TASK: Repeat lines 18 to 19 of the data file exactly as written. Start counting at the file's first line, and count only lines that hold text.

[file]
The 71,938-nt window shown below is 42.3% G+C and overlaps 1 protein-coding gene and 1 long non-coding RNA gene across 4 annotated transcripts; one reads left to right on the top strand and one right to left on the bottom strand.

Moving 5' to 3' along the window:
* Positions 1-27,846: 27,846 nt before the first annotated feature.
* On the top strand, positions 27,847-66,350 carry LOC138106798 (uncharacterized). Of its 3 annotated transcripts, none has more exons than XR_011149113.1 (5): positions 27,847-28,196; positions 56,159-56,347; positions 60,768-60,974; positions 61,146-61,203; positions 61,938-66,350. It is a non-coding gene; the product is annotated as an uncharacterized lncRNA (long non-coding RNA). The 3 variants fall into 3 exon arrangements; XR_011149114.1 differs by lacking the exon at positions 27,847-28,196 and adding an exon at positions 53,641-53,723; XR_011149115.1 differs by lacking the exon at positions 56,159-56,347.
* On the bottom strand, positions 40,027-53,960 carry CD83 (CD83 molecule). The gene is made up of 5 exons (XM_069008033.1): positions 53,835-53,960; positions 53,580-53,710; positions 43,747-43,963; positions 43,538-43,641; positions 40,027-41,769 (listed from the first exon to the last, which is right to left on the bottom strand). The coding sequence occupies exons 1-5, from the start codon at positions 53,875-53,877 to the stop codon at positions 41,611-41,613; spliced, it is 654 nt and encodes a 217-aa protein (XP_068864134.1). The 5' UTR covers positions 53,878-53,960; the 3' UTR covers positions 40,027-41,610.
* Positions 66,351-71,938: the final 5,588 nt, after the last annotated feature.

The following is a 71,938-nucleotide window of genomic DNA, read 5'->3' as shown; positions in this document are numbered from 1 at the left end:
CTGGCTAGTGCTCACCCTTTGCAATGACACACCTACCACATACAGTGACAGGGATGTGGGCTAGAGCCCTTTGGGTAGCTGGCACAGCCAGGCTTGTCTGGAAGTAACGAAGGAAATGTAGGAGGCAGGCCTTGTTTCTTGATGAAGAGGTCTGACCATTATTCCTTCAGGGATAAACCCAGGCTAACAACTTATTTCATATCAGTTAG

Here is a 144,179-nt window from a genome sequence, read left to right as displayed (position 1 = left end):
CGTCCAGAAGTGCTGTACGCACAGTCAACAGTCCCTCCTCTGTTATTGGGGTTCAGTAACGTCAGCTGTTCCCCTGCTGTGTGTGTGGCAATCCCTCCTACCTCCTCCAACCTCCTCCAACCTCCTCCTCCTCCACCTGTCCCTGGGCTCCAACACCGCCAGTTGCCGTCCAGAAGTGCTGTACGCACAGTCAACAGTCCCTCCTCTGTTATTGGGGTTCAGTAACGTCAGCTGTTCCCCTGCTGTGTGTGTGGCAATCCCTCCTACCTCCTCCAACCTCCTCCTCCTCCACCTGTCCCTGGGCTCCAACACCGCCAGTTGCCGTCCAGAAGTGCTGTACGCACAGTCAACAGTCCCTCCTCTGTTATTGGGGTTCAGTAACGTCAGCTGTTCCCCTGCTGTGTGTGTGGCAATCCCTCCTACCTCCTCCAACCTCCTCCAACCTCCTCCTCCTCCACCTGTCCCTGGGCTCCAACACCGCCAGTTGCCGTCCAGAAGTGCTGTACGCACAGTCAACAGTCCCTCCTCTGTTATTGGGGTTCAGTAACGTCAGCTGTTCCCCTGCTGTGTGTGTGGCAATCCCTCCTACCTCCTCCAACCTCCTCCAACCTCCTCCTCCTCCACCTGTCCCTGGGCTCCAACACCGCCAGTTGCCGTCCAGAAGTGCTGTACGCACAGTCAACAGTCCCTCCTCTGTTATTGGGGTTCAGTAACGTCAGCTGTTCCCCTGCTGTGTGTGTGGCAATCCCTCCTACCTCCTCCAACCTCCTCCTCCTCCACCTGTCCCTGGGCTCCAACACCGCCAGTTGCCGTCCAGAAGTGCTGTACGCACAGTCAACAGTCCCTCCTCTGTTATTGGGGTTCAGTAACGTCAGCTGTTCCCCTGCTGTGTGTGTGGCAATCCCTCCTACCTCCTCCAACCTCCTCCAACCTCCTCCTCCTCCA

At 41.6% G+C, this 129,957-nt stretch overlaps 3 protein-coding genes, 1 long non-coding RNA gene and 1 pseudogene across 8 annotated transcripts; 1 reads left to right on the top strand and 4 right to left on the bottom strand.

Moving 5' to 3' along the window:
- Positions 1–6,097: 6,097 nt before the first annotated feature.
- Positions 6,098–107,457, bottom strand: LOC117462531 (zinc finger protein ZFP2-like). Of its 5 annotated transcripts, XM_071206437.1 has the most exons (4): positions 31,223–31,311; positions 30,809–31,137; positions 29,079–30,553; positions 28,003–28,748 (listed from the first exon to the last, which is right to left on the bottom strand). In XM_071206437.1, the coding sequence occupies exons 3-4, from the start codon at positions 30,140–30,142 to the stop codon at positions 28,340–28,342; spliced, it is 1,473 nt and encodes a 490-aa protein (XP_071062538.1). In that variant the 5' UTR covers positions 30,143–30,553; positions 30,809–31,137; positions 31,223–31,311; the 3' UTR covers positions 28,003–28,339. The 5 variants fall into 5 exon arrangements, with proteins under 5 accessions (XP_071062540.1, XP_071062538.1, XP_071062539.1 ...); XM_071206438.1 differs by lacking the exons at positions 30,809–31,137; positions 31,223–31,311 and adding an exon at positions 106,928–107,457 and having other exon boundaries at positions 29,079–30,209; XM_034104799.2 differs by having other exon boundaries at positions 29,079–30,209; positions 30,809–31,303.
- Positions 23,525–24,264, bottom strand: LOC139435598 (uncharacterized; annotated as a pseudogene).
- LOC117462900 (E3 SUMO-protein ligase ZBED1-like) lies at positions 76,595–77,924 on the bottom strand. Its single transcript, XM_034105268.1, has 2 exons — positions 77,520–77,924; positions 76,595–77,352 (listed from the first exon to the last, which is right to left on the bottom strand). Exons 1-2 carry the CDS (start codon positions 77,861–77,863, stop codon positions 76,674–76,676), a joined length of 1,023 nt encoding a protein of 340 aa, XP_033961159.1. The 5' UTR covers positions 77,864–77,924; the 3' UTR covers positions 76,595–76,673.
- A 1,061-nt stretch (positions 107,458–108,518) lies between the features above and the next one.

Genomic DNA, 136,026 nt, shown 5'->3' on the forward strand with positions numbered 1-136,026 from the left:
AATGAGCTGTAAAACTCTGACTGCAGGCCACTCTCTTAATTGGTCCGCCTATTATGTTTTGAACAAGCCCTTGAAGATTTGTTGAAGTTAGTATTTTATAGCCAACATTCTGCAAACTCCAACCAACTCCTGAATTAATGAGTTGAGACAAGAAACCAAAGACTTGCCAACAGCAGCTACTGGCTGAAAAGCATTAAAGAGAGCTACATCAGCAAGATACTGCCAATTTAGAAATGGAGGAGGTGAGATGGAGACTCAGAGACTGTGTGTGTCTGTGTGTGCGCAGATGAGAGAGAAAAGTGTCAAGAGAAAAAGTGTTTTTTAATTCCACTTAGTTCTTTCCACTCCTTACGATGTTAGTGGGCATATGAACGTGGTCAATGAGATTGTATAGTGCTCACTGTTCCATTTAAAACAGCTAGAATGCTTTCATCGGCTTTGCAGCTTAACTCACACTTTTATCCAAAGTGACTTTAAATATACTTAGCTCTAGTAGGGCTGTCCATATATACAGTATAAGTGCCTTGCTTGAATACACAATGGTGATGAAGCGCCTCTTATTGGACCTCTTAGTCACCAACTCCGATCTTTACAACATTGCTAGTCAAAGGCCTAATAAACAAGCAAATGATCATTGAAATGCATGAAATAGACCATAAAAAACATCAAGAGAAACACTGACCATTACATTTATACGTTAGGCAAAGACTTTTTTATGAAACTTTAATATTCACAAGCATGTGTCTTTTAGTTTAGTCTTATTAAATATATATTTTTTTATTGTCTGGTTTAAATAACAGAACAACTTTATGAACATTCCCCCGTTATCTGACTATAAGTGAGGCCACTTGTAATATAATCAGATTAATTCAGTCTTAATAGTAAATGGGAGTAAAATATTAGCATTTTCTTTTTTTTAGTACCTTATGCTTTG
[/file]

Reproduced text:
Genomic DNA, 136,026 nt, shown 5'->3' on the forward strand with positions numbered 1-136,026 from the left:
AATGAGCTGTAAAACTCTGACTGCAGGCCACTCTCTTAATTGGTCCGCCTATTATGTTTTGAACAAGCCCTTGAAGATTTGTTGAAGTTAGTATTTTATAGCCAACATTCTGCAAACTCCAACCAACTCCTGAATTAATGAGTTGAGACAAGAAACCAAAGACTTGCCAACAGCAGCTACTGGCTGAAAAGCATTAAAGAGAGCTACATCAGCAAGATACTGCCAATTTAGAAATGGAGGAGGTGAGATGGAGACTCAGAGACTGTGTGTGTCTGTGTGTGCGCAGATGAGAGAGAAAAGTGTCAAGAGAAAAAGTGTTTTTTAATTCCACTTAGTTCTTTCCACTCCTTACGATGTTAGTGGGCATATGAACGTGGTCAATGAGATTGTATAGTGCTCACTGTTCCATTTAAAACAGCTAGAATGCTTTCATCGGCTTTGCAGCTTAACTCACACTTTTATCCAAAGTGACTTTAAATATACTTAGCTCTAGTAGGGCTGTCCATATATACAGTATAAGTGCCTTGCTTGAATACACAATGGTGATGAAGCGCCTCTTATTGGACCTCTTAGTCACCAACTCCGATCTTTACAACATTGCTAGTCAAAGGCCTAATAAACAAGCAAATGATCATTGAAATGCATGAAATAGACCATAAAAAACATCAAGAGAAACACTGACCATTACATTTATACGTTAGGCAAAGACTTTTTTATGAAACTTTAATATTCACAAGCATGTGTCTTTTAGTTTAGTCTTATTAAATATATATTTTTTTATTGTCTGGTTTAAATAACAGAACAACTTTATGAACATTCCCCCGTTATCTGACTATAAGTGAGGCCACTTGTAATATAATCAGATTAATTCAGTCTTAATAGTAAATGGGAGTAAAATATTAGCATTTTCTTTTTTTTAGTACCTTATGCTTTG